Sunday, 25 September 2011

Theatrical Questions

I hear that audiences in Beijing and Shanghai are currently flocking to theatres to see a stage version of Mama Mia! sung in Mandarin. Given that musicals are not part of the Chinese cultural tradition this is a curious phenomenon and one which raises questions about the globalisation of culture. Does, for example, globalisation inevitably involve cultural dilution or can it – more positively ­– be instrumental in cultural cross-fertilisation which leads us to rich veins of new creativity? The question is more likely to end in a discussion than a conclusion.

I was recently asked a question: “Do you go to the theatre often?” to which I replied “No, not really” before going on to roll out my rehearsed excuse for this cultural blind-spot which asserts that there are too many productions of the same old plays. Who needs yet another version of The Cherry Orchard or of Hamlet ? I’ve seen them before. Can’t we have something new so that I might be persuaded to buy into the concept of theatre more readily? But I was told that my response is typical of one who presumes that theatres are where you go to watch plays; and that plays comprise scripted dialogue, spoken by actors and visually enhanced by scenery, props and the occasional special effect – all neatly packaged into periods of time known as ‘acts’, some of which are separated by ice-cream breaks and the whole of which commences at just the time when you might like to be settling down to dinner.

Over the past few months, therefore, I have challenged my assumptions by making an effort to see more theatrical performances (I deliberately refrain from using the word ‘play’) than usual. I have seen them in a variety of venues: a cinema, a room over a pub, a converted industrial space, an un-converted industrial space, an old music-hall, a modern provincial theatre and yes, a more traditional West End theatre! Not one of the performances I saw could be described as fitting the stereotype of my prejudice. Each one of them challenged some aspect or other of that stereotype and compelled me to reconsider.

Reconsidering prejudices can be an uncomfortable process, as in this case, which required that I buy tickets in order to subject myself, voluntarily, to whatever proposition was being presented. I can only guess at their motives but I assume that, when they are writing a play or devising a performance, the creators do not do so aimlessly. They must have a positive intention to appeal to their audience; perhaps to inform, to entertain, to stimulate or to shock. In some cases I find the intention is clear; in others it is less so and I, their audience, am entitled to make up my own mind as to the point, or pointlessness, of the piece. I have come across at least one suspected instance of “the emperor’s new clothes” but, set against this, many positive experiences of pleasure and enlightenment.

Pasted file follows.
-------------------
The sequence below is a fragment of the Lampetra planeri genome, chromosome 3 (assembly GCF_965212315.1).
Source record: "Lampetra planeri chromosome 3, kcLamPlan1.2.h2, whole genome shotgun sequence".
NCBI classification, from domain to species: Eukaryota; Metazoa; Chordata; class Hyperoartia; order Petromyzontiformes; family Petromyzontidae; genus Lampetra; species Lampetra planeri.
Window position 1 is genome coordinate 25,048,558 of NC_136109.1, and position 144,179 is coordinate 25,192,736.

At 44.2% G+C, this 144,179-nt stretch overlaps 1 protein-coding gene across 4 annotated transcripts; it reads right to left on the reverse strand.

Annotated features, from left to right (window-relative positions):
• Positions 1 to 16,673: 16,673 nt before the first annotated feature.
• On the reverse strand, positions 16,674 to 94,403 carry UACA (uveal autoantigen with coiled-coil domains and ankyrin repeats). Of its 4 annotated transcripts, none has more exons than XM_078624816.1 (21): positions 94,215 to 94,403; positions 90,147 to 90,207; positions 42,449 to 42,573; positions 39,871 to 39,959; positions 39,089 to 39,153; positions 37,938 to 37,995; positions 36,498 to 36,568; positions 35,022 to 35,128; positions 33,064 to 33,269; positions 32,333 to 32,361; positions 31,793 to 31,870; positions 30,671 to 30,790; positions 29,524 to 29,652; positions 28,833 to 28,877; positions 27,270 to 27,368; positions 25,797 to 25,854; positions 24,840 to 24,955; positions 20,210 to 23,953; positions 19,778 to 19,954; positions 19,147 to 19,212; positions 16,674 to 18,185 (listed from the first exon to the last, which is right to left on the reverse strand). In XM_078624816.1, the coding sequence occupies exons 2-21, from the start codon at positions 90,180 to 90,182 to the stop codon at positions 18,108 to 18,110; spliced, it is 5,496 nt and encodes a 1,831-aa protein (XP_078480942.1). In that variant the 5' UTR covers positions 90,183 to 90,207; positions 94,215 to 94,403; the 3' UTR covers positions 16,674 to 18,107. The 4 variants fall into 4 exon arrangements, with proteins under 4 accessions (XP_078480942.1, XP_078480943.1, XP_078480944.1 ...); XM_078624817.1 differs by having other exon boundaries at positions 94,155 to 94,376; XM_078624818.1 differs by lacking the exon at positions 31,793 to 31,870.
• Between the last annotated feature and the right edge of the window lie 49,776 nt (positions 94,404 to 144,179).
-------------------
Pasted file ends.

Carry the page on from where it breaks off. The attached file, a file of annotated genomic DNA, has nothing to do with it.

I have emerged with a resolve to “go to the theatre” more often but; how do I decide which performances to attend and which to shun? As a rule of thumb I would opt for the novel and against the repeat performance. The Cherry Orchard and Hamlet  are undoubtedly classics of their genres but to see them performed yet again, albeit by different companies and in different ways, would encourage habitual behaviour patterns just when I am trying to shake them off. My inner critic is telling me to search instead for the future classics of the theatre and I am not about to rule out Mama Mia! sung in Mandarin until I have seen it with my own eyes, heard it with my own ears and engaged fully with the cultural globalisation debate that it generates.

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